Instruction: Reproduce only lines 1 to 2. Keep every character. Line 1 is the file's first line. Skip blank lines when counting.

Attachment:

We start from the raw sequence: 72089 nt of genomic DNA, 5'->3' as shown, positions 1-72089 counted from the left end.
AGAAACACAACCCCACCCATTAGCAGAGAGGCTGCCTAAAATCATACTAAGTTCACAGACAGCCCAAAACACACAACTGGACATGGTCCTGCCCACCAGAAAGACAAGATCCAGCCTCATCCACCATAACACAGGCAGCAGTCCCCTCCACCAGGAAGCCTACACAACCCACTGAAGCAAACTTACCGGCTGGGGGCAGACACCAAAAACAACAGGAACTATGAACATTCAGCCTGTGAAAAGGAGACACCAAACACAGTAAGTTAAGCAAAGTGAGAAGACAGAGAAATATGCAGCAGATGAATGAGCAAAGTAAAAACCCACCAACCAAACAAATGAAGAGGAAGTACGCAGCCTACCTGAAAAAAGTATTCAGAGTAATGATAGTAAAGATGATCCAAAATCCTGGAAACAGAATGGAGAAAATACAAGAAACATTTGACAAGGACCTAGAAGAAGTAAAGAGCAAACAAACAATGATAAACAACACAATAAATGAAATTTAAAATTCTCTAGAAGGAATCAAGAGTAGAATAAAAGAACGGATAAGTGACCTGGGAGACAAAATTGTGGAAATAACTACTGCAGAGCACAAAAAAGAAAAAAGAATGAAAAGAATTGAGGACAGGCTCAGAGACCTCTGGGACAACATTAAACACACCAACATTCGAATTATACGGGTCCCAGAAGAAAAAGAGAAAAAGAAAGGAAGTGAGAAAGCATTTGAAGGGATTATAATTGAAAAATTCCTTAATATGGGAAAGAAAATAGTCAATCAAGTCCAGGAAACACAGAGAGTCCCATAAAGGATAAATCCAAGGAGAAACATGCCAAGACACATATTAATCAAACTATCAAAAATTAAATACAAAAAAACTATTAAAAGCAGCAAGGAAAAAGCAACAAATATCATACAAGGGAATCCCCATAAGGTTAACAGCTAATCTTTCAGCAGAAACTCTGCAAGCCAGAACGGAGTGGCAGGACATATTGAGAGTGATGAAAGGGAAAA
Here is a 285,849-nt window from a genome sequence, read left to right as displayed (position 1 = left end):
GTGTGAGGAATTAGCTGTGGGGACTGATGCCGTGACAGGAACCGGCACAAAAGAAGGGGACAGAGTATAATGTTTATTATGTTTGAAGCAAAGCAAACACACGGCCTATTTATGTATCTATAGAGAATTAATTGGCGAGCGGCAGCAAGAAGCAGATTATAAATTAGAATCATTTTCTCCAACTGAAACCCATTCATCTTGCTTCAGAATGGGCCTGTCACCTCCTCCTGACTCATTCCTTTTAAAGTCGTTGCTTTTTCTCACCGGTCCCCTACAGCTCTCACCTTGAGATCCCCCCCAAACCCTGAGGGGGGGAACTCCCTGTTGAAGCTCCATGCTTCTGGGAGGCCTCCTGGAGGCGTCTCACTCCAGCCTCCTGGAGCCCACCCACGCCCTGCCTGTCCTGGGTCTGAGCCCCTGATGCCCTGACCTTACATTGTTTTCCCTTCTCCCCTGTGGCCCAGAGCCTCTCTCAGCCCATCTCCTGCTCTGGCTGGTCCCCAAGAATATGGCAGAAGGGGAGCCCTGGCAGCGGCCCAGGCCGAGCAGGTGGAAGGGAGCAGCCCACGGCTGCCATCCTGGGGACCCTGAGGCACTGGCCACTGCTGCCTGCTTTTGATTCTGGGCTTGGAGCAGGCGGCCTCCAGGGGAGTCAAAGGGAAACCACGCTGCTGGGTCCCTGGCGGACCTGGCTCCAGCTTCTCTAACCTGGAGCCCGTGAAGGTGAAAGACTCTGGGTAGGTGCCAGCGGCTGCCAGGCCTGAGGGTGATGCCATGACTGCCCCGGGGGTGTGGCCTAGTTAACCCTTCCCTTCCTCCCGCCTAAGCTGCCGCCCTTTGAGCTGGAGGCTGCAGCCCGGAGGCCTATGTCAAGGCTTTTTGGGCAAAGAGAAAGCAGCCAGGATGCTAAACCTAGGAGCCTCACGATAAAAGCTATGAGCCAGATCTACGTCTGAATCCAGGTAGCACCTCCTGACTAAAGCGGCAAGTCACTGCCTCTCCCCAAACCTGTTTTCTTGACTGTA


We start from the raw sequence: 72089 nt of genomic DNA, 5'->3' as shown, positions 1-72089 counted from the left end.
AGAAACACAACCCCACCCATTAGCAGAGAGGCTGCCTAAAATCATACTAAGTTCACAGACAGCCCAAAACACACAACTGGACATGGTCCTGCCCACCAGAAAGACAAGATCCAGCCTCATCCACCATAACACAGGCAGCAGTCCCCTCCACCAGGAAGCCTACACAACCCACTGAAGCAAACTTACCGGCTGGGGGCAGACACCAAAAACAACAGGAACTATGAACATTCAGCCTGTGAAAAGGAGACACCAAACACAGTAAGTTAAGCAAAGTGAGAAGACAGAGAAATATGCAGCAGATGAATGAGCAAAGTAAAAACCCACCAACCAAACAAATGAAGAGGAAGTACGCAGCCTACCTGAAAAAAGTATTCAGAGTAATGATAGTAAAGATGATCCAAAATCCTGGAAACAGAATGGAGAAAATACAAGAAACATTTGACAAGGACCTAGAAGAAGTAAAGAGCAAACAAACAATGATAAACAACACAATAAATGAAATTTAAAATTCTCTAGAAGGAATCAAGAGTAGAATAAAAGAACGGATAAGTGACCTGGGAGACAAAATTGTGGAAATAACTACTGCAGAGCACAAAAAAGAAAAAAGAATGAAAAGAATTGAGGACAGGCTCAGAGACCTCTGGGACAACATTAAACACACCAACATTCGAATTATACGGGTCCCAGAAGAAAAAGAGAAAAAGAAAGGAAGTGAGAAAGCATTTGAAGGGATTATAATTGAAAAATTCCTTAATATGGGAAAGAAAATAGTCAATCAAGTCCAGGAAACACAGAGAGTCCCATAAAGGATAAATCCAAGGAGAAACATGCCAAGACACATATTAATCAAACTATCAAAAATTAAATACAAAAAAACTATTAAAAGCAGCAAGGAAAAAGCAACAAATATCATACAAGGGAATCCCCATAAGGTTAACAGCTAATCTTTCAGCAGAAACTCTGCAAGCCAGAACGGAGTGGCAGGACATATTGAGAGTGATGAAAGGGAAAA